floods and mining debris (and, eventually, from salinity intrusion) through
judicial and political channels.

        Delta Islands

                                                                                                                                     Sacramento                              RIC
                  Sacramento and San Joaquin Rivers

                  Delta waterways and other rivers

                                                                                                                                               O R.
                                                                                                                                     SAC RAMENT
                  Suisun Marsh




                                                                         che                                            Courtland

                                                                                                                                                                       NE S
                                                                               Slou                                       42
                                                                                      g                        57

                                                                                                                                                                      S UM
                                                                                           73                                              19
                                              Barker Slough                21                    43

                                              Pumping Plant                                                                                                                                         D r y C ree k
                   Fairfield                                        Lindsey Sl                                Ryde
                                                                                 oug                50                                          Walnut
                                                                                    h                                                           Grove
                                                                                                                   20                           39

                                                                          Rio Vista                                       61                                                                 MO                     R.
                                                                                                                                                                                                   K E LUM NE
                                                                                                 Isleton                                          5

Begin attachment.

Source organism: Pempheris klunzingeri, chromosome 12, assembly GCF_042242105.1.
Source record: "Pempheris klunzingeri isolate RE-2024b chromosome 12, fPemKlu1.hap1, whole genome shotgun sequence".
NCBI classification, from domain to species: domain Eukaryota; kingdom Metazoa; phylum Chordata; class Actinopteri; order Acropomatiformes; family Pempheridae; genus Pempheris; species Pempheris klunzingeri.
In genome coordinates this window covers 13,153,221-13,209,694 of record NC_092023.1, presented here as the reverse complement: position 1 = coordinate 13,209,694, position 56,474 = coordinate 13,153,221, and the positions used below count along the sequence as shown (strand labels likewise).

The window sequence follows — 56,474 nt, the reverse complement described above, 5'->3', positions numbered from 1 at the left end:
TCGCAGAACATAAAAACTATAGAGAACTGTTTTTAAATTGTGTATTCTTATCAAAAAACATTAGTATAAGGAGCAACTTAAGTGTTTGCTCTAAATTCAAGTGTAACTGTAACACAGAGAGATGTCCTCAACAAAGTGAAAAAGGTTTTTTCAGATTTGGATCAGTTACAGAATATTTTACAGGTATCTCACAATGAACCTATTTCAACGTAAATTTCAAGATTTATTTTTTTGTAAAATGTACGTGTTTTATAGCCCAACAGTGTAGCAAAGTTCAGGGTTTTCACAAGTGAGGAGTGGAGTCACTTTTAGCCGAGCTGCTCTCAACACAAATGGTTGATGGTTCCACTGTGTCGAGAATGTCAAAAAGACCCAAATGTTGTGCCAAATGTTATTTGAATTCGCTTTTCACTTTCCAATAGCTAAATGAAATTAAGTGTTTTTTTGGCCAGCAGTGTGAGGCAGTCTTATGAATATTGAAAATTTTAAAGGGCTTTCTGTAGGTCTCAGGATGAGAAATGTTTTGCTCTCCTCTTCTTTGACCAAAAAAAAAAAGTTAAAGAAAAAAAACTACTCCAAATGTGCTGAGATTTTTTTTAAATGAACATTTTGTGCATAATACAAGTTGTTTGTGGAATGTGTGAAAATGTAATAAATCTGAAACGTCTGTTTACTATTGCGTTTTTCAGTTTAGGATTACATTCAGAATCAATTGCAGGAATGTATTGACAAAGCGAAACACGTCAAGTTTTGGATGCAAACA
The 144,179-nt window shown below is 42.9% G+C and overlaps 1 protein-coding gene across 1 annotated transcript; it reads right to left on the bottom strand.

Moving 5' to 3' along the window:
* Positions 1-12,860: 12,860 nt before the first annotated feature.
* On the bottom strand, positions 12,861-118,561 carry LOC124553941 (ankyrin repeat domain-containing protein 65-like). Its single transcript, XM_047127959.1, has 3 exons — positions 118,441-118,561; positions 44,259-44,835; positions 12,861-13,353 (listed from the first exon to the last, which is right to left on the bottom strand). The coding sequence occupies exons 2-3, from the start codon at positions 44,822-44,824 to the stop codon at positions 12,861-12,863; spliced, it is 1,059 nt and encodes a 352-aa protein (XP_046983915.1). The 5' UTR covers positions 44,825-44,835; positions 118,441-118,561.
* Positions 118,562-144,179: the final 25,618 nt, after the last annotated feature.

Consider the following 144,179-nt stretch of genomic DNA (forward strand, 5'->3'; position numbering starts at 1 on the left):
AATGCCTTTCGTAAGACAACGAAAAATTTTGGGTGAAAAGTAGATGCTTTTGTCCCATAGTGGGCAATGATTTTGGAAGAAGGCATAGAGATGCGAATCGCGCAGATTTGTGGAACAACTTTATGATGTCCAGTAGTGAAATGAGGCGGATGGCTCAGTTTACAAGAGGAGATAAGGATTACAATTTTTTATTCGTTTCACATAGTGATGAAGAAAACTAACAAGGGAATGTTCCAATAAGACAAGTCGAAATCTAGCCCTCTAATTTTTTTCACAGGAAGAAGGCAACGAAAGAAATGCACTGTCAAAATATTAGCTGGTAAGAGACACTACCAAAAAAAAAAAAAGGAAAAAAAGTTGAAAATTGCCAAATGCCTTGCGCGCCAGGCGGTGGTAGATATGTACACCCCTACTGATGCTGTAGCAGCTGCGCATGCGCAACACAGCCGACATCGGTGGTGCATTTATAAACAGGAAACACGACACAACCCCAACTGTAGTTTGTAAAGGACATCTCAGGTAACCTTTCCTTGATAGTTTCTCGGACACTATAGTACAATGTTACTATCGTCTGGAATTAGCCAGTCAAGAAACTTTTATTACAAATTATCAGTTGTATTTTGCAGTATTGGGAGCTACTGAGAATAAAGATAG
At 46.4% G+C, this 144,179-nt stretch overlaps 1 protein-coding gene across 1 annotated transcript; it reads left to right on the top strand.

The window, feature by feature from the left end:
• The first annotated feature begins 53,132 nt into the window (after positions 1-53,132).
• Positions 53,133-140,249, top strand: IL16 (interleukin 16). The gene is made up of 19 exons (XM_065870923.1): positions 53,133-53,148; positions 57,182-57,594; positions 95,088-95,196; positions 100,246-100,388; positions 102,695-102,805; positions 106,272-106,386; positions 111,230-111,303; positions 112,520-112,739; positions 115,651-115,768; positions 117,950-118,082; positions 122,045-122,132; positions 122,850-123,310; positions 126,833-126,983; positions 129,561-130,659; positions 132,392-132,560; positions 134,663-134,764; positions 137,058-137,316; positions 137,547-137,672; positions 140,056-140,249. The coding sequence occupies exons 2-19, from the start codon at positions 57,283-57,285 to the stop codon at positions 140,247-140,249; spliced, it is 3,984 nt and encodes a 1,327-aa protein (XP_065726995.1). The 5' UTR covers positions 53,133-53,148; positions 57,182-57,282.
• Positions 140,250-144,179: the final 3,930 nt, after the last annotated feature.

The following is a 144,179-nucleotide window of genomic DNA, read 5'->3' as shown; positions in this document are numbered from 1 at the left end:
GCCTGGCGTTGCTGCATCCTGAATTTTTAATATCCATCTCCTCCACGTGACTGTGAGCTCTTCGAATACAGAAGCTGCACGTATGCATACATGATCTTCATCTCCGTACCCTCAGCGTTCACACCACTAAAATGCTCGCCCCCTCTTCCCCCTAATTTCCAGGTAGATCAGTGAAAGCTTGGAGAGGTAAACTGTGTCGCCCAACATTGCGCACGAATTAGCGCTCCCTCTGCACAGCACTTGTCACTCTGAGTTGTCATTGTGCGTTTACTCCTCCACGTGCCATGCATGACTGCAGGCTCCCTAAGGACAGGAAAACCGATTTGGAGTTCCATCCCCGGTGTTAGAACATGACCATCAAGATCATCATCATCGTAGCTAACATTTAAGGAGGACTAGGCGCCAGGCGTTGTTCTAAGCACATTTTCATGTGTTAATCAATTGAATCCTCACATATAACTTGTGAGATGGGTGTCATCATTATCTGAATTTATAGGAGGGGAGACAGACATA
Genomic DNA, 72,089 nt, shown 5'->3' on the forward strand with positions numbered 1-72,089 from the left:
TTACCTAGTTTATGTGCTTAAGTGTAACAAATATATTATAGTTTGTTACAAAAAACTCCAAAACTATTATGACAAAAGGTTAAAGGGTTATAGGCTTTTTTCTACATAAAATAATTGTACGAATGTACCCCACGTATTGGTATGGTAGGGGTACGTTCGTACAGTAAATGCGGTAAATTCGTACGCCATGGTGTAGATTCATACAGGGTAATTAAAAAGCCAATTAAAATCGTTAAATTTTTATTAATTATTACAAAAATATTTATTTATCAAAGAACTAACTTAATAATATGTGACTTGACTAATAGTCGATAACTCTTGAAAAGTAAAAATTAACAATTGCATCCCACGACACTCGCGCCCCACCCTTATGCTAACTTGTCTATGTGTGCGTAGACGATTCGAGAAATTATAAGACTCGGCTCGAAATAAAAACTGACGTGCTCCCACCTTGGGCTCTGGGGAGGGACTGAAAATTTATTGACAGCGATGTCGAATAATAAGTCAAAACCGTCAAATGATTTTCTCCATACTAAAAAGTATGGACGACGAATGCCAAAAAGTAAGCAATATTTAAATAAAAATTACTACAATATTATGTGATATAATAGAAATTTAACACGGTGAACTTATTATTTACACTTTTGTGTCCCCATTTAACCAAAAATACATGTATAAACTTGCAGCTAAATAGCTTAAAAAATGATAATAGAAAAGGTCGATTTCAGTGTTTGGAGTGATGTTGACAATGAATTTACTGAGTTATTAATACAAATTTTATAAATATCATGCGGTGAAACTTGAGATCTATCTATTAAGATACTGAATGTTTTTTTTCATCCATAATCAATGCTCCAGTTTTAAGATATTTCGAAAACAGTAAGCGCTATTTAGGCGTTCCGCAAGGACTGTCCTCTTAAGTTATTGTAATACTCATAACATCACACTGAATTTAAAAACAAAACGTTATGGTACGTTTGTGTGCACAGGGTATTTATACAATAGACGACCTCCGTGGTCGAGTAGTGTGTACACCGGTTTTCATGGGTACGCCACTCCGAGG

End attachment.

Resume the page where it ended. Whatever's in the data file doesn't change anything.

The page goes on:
Suisun Marsh                                    7                         55
                                                    Salinity Control                                                                                                                        Lodi
                 Grizzly                                  Gate                                                                                        59
                  Bay            Suisun                                                           60
                                 Marsh                                                                                          4                                54
                                                                                                6          68                   66                                47
         z t            Suisun Ba              64                                                                                           16             27
      ine trai
                                 y                                        52                                                                                       3

                                                        8                                 24                              31        34

                                  Pittsburg                                                         2                44                                     46        53
                                 Co n
                                     tra Co           Antioch                                       23        22                            33                    71
                                            sta C                        Oakley
                               Concord              l                                                                     1 36                                          51

                                                                                                                                                                       49                          Stockton

                                                                                                                40                                               48

                                                                                                                                                                           SAN J